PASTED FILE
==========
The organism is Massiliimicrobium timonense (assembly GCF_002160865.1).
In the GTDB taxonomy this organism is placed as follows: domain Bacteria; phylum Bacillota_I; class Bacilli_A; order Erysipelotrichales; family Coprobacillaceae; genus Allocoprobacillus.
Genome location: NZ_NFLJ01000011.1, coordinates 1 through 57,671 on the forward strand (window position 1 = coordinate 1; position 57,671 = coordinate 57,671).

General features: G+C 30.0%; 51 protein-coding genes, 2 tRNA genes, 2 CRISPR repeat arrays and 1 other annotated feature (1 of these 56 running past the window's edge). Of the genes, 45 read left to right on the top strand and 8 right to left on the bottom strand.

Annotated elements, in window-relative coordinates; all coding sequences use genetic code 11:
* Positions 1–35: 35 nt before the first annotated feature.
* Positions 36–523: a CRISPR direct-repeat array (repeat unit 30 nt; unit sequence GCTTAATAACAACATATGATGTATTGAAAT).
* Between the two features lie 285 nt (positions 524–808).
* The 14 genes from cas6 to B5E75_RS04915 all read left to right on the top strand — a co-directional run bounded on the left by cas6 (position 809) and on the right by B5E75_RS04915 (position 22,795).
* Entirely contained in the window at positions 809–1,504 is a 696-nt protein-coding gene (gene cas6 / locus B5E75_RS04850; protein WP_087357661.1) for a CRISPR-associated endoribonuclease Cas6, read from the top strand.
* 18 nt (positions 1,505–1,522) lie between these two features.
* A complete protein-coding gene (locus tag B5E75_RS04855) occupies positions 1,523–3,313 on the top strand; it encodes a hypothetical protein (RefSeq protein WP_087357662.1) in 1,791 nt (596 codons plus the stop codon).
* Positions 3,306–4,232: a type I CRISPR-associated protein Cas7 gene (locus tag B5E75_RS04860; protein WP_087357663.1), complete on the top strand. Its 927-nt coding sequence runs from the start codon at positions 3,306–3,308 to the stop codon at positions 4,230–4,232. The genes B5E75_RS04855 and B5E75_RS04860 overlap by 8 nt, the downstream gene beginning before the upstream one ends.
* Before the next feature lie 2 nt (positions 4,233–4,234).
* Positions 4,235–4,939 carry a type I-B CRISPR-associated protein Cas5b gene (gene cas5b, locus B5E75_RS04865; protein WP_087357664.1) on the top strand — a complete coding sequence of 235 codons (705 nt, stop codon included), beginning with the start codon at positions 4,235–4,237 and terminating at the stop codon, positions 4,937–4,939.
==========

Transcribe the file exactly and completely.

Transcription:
The organism is Massiliimicrobium timonense (assembly GCF_002160865.1).
In the GTDB taxonomy this organism is placed as follows: domain Bacteria; phylum Bacillota_I; class Bacilli_A; order Erysipelotrichales; family Coprobacillaceae; genus Allocoprobacillus.
Genome location: NZ_NFLJ01000011.1, coordinates 1 through 57,671 on the forward strand (window position 1 = coordinate 1; position 57,671 = coordinate 57,671).

General features: G+C 30.0%; 51 protein-coding genes, 2 tRNA genes, 2 CRISPR repeat arrays and 1 other annotated feature (1 of these 56 running past the window's edge). Of the genes, 45 read left to right on the top strand and 8 right to left on the bottom strand.

Annotated elements, in window-relative coordinates; all coding sequences use genetic code 11:
* Positions 1–35: 35 nt before the first annotated feature.
* Positions 36–523: a CRISPR direct-repeat array (repeat unit 30 nt; unit sequence GCTTAATAACAACATATGATGTATTGAAAT).
* Between the two features lie 285 nt (positions 524–808).
* The 14 genes from cas6 to B5E75_RS04915 all read left to right on the top strand — a co-directional run bounded on the left by cas6 (position 809) and on the right by B5E75_RS04915 (position 22,795).
* Entirely contained in the window at positions 809–1,504 is a 696-nt protein-coding gene (gene cas6 / locus B5E75_RS04850; protein WP_087357661.1) for a CRISPR-associated endoribonuclease Cas6, read from the top strand.
* 18 nt (positions 1,505–1,522) lie between these two features.
* A complete protein-coding gene (locus tag B5E75_RS04855) occupies positions 1,523–3,313 on the top strand; it encodes a hypothetical protein (RefSeq protein WP_087357662.1) in 1,791 nt (596 codons plus the stop codon).
* Positions 3,306–4,232: a type I CRISPR-associated protein Cas7 gene (locus tag B5E75_RS04860; protein WP_087357663.1), complete on the top strand. Its 927-nt coding sequence runs from the start codon at positions 3,306–3,308 to the stop codon at positions 4,230–4,232. The genes B5E75_RS04855 and B5E75_RS04860 overlap by 8 nt, the downstream gene beginning before the upstream one ends.
* Before the next feature lie 2 nt (positions 4,233–4,234).
* Positions 4,235–4,939 carry a type I-B CRISPR-associated protein Cas5b gene (gene cas5b, locus B5E75_RS04865; protein WP_087357664.1) on the top strand — a complete coding sequence of 235 codons (705 nt, stop codon included), beginning with the start codon at positions 4,235–4,237 and terminating at the stop codon, positions 4,937–4,939.